I count myself lucky to live in a multicultural pocket of Melbourne. Footscray is particularly rich with Vietnamese and African communities, and when COVID hit I felt luckier than ever. As restaurants closed and we had to stick to our homes and neighbourhoods for months, I relished all the magical little food shops and groceries that stayed open. I made a short video about living and cooking in Footscray if you want to take a look! [Jump to my IGTV here.] The injera bakeries are my favourite, especially one, where the Ethiopian ladies behind the counter smile so broadly when you enter. My face cracks open too – no matter that we are all wearing masks; you can feel it.
The injera is beautiful in itself, especially now you can get it in three colours like neopolitan ice-cream – white (wheat), pink (sorghum) and brown (teff). I specially ordered a mixed packet a day in advance just so I could take a photo of the three colours together! Teff and sorghum are the ones I usually buy – I love their colour, plus they have more flavour and are healthier 🤎
For a long while I’ve taken to buying a packet of injera, then making a couple of different veggie dishes for dinner, with enough for leftovers the next day. Ethiopian food has to be one of the world’s healthiest cuisines, because it is so strong on vegetables and legumes. I am not an expert, but from what I know, I would say that some of the cornerstones of Ethiopian food are butter, much onion, and spices. Yum! Ethiopian recipes are fairly simple and can easily be made vegan – though I think butter does add a luxurious dimension.
I own a book called Ethiopia: Recipes and Traditions from the Horn of Africa by Yohanis Gebreyesus, which is a cookbook also with beautiful photography of the country and so much interesting info about the food and culture. It is a gem and I highly recommend it. One of my favourite features is a little map showing how the spiced clarified butter called niter kibbeh varies with different flavours and techniques across the country. I found the pumpkin recipe below in this book.
If you don’t have an injera bakery near you, you could still make the recipes and enjoy them with rice or other bread. Or, have a go at making injera by finding a recipe online? It’s a sourdough, so all you have to do is get going on it some days in advance, then have fun watching it bubble and come to life.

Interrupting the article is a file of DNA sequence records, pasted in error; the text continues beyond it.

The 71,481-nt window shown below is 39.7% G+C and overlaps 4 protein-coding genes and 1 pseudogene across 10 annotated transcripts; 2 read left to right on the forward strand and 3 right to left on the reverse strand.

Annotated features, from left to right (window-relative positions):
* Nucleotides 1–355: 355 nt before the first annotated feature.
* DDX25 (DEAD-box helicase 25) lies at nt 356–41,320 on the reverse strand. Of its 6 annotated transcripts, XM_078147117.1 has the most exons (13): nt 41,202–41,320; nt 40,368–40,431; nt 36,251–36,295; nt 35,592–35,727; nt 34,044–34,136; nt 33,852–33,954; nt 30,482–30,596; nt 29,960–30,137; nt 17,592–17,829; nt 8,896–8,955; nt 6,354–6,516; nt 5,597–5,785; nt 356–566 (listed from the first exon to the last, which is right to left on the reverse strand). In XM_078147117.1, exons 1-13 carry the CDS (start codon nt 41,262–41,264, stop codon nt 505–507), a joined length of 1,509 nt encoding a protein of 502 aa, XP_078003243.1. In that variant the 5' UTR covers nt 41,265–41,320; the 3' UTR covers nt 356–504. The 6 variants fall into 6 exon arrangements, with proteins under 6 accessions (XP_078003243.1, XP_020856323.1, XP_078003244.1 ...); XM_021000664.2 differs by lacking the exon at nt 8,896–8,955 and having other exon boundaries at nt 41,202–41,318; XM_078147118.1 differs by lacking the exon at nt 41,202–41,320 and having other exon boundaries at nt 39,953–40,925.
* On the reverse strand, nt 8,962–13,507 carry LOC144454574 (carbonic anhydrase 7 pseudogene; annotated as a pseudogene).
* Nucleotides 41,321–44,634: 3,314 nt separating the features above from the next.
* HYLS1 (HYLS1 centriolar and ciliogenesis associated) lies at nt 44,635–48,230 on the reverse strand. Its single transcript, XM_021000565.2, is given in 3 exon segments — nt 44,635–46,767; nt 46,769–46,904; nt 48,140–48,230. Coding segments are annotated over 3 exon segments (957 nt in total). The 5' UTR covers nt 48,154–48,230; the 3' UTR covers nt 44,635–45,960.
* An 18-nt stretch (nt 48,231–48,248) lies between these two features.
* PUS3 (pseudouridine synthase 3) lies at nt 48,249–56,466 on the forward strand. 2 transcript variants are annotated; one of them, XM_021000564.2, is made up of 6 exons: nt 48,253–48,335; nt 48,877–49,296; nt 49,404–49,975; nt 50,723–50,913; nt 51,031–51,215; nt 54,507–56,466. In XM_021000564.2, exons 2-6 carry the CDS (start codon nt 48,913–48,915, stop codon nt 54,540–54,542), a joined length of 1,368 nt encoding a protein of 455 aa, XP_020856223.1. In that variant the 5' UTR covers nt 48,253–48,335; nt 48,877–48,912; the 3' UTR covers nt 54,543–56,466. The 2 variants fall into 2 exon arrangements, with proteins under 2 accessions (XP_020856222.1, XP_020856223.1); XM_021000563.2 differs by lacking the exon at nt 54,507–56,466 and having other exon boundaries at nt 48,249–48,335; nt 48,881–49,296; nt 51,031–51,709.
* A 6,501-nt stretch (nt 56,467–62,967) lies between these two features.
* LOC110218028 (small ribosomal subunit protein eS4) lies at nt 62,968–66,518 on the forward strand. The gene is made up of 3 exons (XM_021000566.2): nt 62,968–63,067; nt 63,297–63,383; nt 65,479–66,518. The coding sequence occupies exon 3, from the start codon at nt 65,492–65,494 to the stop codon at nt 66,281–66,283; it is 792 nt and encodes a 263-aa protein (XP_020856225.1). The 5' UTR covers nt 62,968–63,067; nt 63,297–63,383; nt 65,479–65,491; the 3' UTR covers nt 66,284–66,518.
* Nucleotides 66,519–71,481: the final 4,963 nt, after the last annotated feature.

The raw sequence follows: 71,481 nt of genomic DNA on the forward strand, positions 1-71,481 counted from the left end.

And if you can’t get the spice mix called berbere (also from Ethiopian bakeries and grocers), then you could try my homemade version below, using spices that are probably lurking in your pantry already.
When the berbere hits the buttery onions, the dish becomes unmistakably and deliciously Ethiopian. Strangely enough, in visuals, aroma and taste, this pumpkin stew called duba wat reminds me of the famous doro wat – a chicken stew that is made with a dazzling amount of onions (i.e. 3 kilograms!) and often has hardboiled eggs in it. I tried making that once to see what it was like, and it was delicious, but I knew it was never going to become everyday food for us. This, however, is easy and wonderful any day of the week.
I found the recipe in Yohanis Gebreyesus’ book (see above), and was very excited to try it as I’ve never seen a pumpkin dish on the menu at an Ethiopian restaurant. It’s become a big favourite, and I’ve doubled Gebreyesus’ original recipe and added butter. I wouldn’t go back to making a smaller quantity because it’s so nice to have leftovers.
50 g butter
generous splash of oil
2 large onions, diced
4 garlic cloves, finely chopped
1½ tablespoons berbere spice mix (store-bought or see my recipe below)
8 cardamom pods, cracked open, husks removed, seeds ground
1 kg pumpkin, seeded and skin removed, cut into 3–4 cm chunks
Combine the butter, oil and onion in large saucepan and place over medium heat. Allow the pan to heat up and the butter to melt until the onions are frying gently. Cook for about 10 minutes, stirring regularly, until the onions are soft and lightly golden. Add the garlic, berbere and cardamom and cook, stirring, for another minute or two.